We can do much better, and there seems little point in going to the trouble of advocating and working for fundamental reform while neglecting to hold up the standard of the best we can achieve. If in our disillusionment with central banking, we call for abolition of the Federal Reserve and a return to some form of free banking, what route could we then take toward that goal? The closest approximation to a free banking-and-gold standard was the American economy from the 1840s to the Civil War, in which there was no form of central banking, and each bank had to redeem its notes and deposits promptly in gold. But in working toward such a system, we must realize that we now have a gold supply nationalized in the coffers of the Federal Reserve. Abolition of the Federal Reserve would mean that its gold supply now kept in Treasury depositories would have to be disgorged and returned to private hands. But this gives us the clue to the proper definition of a gold dollar. For in order to liquidate the Federal Reserve and remove the gold from its vaults, and at the same time tie gold to the dollar, the Federal Reserve's gold must be revalued and redefined so as to be able to exchange it, one for one, for dollar claims on gold. The Federal Reserve's gold must be valued at some level, and it is surely absurd to cleave to the fictitious $42.22 when another definition at a much lower weight would enable the one-for-one liquidation of the Federal Reserve's liabilities as well as transferring its gold from governmental to private hands.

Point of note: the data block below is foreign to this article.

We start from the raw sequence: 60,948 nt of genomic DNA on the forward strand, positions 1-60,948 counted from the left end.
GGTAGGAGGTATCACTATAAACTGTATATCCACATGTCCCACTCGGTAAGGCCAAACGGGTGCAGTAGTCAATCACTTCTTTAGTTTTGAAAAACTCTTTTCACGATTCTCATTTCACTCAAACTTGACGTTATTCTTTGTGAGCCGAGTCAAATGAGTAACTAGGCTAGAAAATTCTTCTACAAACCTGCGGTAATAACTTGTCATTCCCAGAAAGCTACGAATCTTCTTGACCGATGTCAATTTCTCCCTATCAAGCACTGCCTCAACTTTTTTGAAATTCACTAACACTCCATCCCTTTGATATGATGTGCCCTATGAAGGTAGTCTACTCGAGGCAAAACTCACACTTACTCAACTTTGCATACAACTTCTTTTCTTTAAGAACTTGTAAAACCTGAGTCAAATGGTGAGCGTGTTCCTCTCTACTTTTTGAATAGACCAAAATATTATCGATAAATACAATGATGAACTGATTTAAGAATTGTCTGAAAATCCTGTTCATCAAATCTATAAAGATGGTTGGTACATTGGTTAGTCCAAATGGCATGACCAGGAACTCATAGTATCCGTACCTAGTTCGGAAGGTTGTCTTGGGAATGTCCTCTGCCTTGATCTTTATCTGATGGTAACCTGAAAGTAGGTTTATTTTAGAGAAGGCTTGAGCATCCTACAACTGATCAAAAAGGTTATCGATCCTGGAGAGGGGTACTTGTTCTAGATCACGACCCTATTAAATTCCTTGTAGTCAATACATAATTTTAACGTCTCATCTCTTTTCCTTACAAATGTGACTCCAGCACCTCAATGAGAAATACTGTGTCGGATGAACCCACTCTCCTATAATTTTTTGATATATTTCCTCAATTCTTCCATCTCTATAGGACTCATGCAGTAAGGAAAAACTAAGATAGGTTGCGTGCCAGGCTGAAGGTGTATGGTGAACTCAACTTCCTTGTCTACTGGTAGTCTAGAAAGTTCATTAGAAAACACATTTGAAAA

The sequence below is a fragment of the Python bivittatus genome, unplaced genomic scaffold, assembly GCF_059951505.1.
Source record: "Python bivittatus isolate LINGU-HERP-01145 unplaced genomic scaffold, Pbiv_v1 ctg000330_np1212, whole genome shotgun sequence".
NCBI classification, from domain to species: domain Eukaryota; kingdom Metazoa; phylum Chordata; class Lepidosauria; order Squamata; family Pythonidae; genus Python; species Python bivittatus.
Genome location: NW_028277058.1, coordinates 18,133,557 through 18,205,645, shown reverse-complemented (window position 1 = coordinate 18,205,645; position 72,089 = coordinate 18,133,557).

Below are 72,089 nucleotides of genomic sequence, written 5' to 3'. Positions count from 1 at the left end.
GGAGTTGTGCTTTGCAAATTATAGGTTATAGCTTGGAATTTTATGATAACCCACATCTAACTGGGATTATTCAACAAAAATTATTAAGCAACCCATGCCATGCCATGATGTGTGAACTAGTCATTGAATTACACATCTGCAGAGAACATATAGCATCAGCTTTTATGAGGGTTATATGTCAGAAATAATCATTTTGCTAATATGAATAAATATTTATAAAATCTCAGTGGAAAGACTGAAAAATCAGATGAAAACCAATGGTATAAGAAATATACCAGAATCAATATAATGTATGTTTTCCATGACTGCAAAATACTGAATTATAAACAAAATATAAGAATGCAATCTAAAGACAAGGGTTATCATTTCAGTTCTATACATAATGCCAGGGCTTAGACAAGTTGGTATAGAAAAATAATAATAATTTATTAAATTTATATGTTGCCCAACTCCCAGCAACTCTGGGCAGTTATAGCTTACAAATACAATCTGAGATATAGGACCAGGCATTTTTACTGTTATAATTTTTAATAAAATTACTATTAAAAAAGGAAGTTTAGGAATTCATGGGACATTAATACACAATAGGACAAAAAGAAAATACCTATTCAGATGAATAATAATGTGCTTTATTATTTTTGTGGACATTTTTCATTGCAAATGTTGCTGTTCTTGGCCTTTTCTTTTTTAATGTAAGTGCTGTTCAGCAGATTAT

Let us take a specific example. At the end of December 1981, Federal Reserve liabilities totaled approximately $179 billion ($132 billion in Federal Reserve notes plus $47 billion in deposits due to the commercial banks). The Federal Reserve owned a gold stock of 265.3 million ounces. Valued at the artificial $42.22 an ounce, this yielded a dollar value to the Federal Reserve's gold stock of $11.2 billion. But what if the dollar were defined so that the Federal Reserve's gold stock equaled, dollar for dollar, its total liabilities—that is, $179 billion? In that case, gold would be defined as equal to $676 an ounce, or, more accurately, the dollar would be newly defined as equal to, and redeemable in 1/676 gold ounce. At that new weight, Federal Reserve notes would then be promptly redeemed, one for one, in gold coin, and Federal Reserve demand deposits would be redeemed in gold to the various commercial banks. The gold would then constitute those banks' reserves for their demand deposits. The abolition of Federal Reserve notes need not, of course, mean the end of all paper currency; for banks, as before the Civil War, could then be allowed to print bank notes as well as issue demand deposits.